Then I asked Brad if they could transfer all my data from my old computer to the new one – you know, email contacts, calendar appointments, embarrassing photos of my girls naked in the bathtub when they were two years old, saved so I could show them at their future weddings – you know, important files.

    For the very reasonable fee of $150, they could transfer it all. So I said “sure.” Brad then passed me over to their tech team, the name of which, again, out of respect for their privacy, I will disguise. After only a 20-minute wait, I was greeted cheerfully by a member of their Greek Squad team named Nick, who was extremely helpful and said the job would be done overnight. So when they finished the overnight job four days later, I returned to WORST BUY to pick up my new computer. When I got home, I discovered just how helpful they had actually been, and by “helpful” I mean they had somehow managed to lose ALL OF MY DATA.

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    • I beg to differ with Janice!!! Apples are great UNTIL something goes wrong....like the video card, which isn't really a…
      Shirley Freitas
  • Published On Jul. 13, 2015 by TEJ
  • The case against marriage equality for left-handed people

    Lefthanded - No left turnchartIt’s time patriotic, flag-waving Americans stand up for our God-given right to oppose any minority group that makes us feel slightly uncomfortable. The time is now to raise arms – and legs – against the moral decay of this once great land. Join me in opposing the misguided policy of marriage equality for left-handed people. As our forefathers would no doubt agree: WHAT’S RIGHT IS RIGHT! Therefore anything else must be wrong.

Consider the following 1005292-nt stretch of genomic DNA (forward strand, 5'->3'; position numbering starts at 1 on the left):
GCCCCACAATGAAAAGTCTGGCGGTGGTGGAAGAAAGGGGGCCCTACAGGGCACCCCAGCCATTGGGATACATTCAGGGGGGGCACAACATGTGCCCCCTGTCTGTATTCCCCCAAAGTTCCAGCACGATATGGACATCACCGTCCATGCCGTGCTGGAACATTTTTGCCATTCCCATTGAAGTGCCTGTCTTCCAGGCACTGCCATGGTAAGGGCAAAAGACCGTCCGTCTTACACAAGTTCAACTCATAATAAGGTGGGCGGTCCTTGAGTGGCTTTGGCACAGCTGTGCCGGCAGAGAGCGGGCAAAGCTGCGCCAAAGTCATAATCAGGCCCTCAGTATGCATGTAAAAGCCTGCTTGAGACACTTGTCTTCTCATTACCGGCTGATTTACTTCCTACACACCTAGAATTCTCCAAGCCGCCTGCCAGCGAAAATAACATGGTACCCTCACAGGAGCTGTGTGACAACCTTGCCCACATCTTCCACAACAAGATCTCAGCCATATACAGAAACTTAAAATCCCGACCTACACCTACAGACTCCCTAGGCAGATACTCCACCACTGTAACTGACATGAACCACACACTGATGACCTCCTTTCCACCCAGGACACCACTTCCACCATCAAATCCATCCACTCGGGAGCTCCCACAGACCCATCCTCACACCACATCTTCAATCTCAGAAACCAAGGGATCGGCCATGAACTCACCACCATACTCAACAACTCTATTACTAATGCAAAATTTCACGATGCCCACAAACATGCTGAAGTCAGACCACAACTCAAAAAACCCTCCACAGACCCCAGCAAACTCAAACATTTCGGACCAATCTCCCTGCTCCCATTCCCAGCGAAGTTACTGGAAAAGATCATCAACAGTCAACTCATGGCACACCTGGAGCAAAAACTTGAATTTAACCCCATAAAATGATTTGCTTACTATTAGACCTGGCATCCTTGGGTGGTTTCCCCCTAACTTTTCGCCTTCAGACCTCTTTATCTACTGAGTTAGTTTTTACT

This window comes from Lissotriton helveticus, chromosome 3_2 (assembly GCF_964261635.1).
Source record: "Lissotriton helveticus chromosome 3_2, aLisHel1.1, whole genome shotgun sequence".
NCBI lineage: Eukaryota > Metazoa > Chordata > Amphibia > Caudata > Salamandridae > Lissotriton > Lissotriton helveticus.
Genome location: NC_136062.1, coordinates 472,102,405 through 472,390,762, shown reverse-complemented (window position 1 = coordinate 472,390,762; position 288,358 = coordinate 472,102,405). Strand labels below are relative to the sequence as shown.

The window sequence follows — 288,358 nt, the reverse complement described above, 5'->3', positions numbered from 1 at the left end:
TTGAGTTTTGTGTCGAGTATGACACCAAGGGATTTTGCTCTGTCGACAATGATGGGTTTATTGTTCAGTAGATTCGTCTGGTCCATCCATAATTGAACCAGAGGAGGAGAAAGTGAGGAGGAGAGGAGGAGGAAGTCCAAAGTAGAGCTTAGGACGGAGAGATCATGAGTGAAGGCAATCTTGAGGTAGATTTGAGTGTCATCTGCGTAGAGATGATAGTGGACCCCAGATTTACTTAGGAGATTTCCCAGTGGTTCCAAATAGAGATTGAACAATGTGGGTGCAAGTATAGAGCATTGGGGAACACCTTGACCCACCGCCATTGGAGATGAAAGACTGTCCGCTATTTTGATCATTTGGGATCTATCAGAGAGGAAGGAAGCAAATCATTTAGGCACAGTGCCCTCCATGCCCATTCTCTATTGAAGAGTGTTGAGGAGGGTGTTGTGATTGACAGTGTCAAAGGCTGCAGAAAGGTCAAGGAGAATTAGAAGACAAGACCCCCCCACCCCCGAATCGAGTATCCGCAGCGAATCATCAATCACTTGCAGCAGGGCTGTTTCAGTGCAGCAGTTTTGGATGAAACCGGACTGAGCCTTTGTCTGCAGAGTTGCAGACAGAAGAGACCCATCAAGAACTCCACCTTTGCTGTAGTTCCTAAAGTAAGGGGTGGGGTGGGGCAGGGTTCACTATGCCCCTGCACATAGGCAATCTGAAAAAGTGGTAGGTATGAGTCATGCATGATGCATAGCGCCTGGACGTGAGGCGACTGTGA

Now, before you start getting all tied up in knots, I’m not saying that all left-handed people are bad. I’m just saying, why take the risk of letting them marry? If we do, the odds are their innocent children may grow up to be left-handed too. We need to stop this epidemic – for the children.

    I honestly don’t mind if someone is left-handed – just so long as they don’t behave left-handedly around me. Thankfully, southpaws represent only a tiny sliver of the American population – less than 11% of our nation’s 321 million people. So it’s not like we have to interact with their type on a daily basis – unless we are forced to leave home to get groceries.

    Have you ever met a left-handed person you really trusted? Me neither. And I should know. I’m married to one. There is no shortage of hysterical – I mean historical – reasons for treating left-handed people differently. Those reasons date back more than 2,000 years. In ancient Rome, the Latin word for “left” was sinistra. It’s where the modern term “sinister” comes from, which, according to Webster’s Dictionary, literally means “threatening or portending evil, harm, or trouble; ominous.”  The word “left” derives from the Anglo-Saxon word lyft, which means “weak”. The Dutch word for “left” is links, which also can be translated as “cunning, shifty or risky”. And the Dutch invented Dutch Chocolate, which I love. So if they don’t trust left-handed people, who am I to argue with the wisdom of people who wear wooden shoes and live below sea level, protected only by dikes?

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    • You've taken your handest bias too far. It's one thing to be anti-left-handed marriage, but to then fail to mention…
      Rey Carr
  • Published On Jul. 07, 2015 by TEJ